Tag Archive for technology

The classrooms are alive with the sound of music!

 

I forget who said in a rather cautionary tone “When you consider the power of TV to educate aren’t you pleased that it doesn’t!”

I thought about that the other day when into my possession came a Schools Music Bulletin from the 1960s and I got quite nostalgic. I recall, all those years ago, when I was in the primers and the standards looking forward to those programmes. They were broadcast to us from that speaker up on the wall above the teacher’s blackboard, the same one that would bring messages from the Headmaster, an event once described by a friend as “old men doing their knitting over the air!”

The Schools Music Programme would seem pretty dull now but I was reminded that we tackled quite a range of songs which were, of course, sung clearly and beautifully by the unseen choir and rather less accurately by us. But it was fun and it gave us exposure to music regardless of the extent to which our teacher was tone-deaf.

And the pupils in Gore got the same programme that we got – it was in a sense using technology to bring quality experiences into each classroom.

There were other uses of radio too and I recall the weekly “Assembly” of the correspondence school, National Radio on a Friday around the middle of the day.  Ormond Tate delivered particularly sound homilies but he had an advantage over other principals who knew how many they were speaking to but never how many were hearing them who knew neither.

Then let’s not forget the National Film Library, that rich treasure house of fun, information, and enlightenment through the magic of 16mm film. I wonder if television has ever achieved the impact of that service – leather pizza boxes strapped securely arriving weekly and replenishing young peoples’ appetite to learn.

And yes, teacher skill was certainly required. When I trained to be a teacher I dutifully undertook instruction in how to operate a film projector and having passed the course and been duly certified, marched forth to show films to students.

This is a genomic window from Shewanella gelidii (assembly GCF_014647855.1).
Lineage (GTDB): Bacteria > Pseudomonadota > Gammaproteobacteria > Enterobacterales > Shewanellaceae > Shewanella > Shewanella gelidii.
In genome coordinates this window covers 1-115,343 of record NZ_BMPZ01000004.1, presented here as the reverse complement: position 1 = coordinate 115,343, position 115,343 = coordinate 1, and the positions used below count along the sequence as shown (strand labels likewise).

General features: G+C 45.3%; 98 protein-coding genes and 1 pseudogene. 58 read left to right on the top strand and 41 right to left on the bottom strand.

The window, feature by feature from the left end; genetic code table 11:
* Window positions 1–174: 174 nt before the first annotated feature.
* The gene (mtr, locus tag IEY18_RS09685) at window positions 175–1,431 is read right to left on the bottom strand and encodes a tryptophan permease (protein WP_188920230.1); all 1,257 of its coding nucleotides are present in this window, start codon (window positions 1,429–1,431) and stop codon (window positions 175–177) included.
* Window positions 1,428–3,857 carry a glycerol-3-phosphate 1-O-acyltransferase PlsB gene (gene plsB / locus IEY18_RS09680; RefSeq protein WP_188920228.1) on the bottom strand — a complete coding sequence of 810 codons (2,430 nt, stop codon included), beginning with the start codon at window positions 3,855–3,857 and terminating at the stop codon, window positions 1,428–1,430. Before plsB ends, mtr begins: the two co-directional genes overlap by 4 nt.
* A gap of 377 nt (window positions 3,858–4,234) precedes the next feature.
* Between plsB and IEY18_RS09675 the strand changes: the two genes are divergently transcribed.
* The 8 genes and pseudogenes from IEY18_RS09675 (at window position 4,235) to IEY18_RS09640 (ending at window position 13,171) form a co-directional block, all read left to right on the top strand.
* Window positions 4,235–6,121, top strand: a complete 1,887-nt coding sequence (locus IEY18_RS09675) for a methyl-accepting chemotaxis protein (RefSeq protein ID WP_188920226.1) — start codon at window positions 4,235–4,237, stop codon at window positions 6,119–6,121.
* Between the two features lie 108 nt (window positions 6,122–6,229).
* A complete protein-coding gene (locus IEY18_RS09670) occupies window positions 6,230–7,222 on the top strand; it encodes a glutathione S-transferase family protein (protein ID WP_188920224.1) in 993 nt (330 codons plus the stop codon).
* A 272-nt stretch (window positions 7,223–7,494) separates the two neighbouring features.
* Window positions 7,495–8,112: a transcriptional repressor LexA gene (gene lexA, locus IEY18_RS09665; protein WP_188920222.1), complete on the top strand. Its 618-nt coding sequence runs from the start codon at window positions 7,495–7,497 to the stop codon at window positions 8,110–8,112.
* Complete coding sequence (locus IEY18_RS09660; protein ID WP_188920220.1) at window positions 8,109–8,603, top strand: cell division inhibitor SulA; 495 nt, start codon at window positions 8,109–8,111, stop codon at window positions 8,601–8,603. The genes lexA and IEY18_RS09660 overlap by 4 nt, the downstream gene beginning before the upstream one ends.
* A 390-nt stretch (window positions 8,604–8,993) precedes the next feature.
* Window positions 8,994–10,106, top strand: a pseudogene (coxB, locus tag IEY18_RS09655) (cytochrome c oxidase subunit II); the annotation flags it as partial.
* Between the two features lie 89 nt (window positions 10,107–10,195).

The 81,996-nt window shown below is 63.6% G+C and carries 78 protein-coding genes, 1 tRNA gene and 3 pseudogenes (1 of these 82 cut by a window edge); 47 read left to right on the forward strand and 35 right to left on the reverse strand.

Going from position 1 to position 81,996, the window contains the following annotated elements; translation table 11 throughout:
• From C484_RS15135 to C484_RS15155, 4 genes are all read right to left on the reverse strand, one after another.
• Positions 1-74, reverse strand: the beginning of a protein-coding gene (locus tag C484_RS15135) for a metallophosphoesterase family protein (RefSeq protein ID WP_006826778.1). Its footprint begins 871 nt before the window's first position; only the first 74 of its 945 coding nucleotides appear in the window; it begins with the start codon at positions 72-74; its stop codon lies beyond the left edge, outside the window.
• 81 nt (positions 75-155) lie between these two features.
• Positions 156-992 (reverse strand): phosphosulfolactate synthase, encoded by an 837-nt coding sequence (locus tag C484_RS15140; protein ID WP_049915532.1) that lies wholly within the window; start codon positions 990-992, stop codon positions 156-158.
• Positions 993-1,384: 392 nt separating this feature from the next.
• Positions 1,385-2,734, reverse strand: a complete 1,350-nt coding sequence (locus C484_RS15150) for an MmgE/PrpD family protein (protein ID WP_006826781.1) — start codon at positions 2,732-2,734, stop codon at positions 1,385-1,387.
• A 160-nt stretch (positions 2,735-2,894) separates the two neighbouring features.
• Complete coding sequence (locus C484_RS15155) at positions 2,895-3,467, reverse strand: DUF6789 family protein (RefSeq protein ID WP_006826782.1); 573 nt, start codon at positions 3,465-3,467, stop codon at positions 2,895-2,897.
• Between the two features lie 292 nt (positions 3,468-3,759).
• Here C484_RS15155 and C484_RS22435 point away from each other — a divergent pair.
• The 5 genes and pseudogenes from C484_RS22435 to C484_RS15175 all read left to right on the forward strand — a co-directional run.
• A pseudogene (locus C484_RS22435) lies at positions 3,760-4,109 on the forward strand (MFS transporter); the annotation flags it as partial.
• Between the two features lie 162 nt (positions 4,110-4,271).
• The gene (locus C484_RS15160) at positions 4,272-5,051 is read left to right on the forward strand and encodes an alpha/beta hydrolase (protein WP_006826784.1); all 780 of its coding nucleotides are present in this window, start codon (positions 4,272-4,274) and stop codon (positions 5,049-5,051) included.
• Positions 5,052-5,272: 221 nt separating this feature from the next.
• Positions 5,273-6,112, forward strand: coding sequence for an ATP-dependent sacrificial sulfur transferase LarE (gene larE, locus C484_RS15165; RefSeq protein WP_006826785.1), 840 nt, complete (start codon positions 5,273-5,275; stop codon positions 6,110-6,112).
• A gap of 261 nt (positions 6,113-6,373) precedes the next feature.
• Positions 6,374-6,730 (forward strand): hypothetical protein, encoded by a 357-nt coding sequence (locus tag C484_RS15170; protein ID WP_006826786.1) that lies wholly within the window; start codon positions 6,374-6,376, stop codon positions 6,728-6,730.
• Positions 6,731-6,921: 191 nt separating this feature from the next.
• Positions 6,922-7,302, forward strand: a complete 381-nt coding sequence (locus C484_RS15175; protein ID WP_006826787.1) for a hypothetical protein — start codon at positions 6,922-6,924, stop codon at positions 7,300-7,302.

I was a little surprised to hear the CE of Xero, that high flying tech company, recently say that getting skilled people in New Zealand was difficult. He questioned the schooling students were getting – “Don’t give them iPads, teach them to think and solve problems” he said or something along those lines.

The beauty of radio has always been that it requires effort from the listener. What comes out of the radio is half the story, the understanding and embellishment of the pictures, the sounds and the words is in the hands of the listeners. I grew up listening to the Goon Show – mad disjointed crazy stuff that was gifted to a listener to make of it whatever they might.

On the other hand, radio now is full of either celebrity chitchat or hosts inanely laughing at their own jokes seemingly unaware of how unfunny they are. You couldn’t play that sort of material to young people.

So do National Radio and the Concert Programme fit the bill for exciting young people? The best of it might but it falls away too quickly. I personally have long felt that the best of national radio is to be found in the rural broadcasting programmes – middle of the day to catch the farmers when they are inside having lunch. You get a flavor of real people doing important work through those broadcasts.

But the concert programme is as much articulate chatter as it is concert these days. Don’t you just love those stations committed to classical music that you can now access over the internet? Now that’s a funny thing, using the internet to get something we used to get from old radios with glowing valves!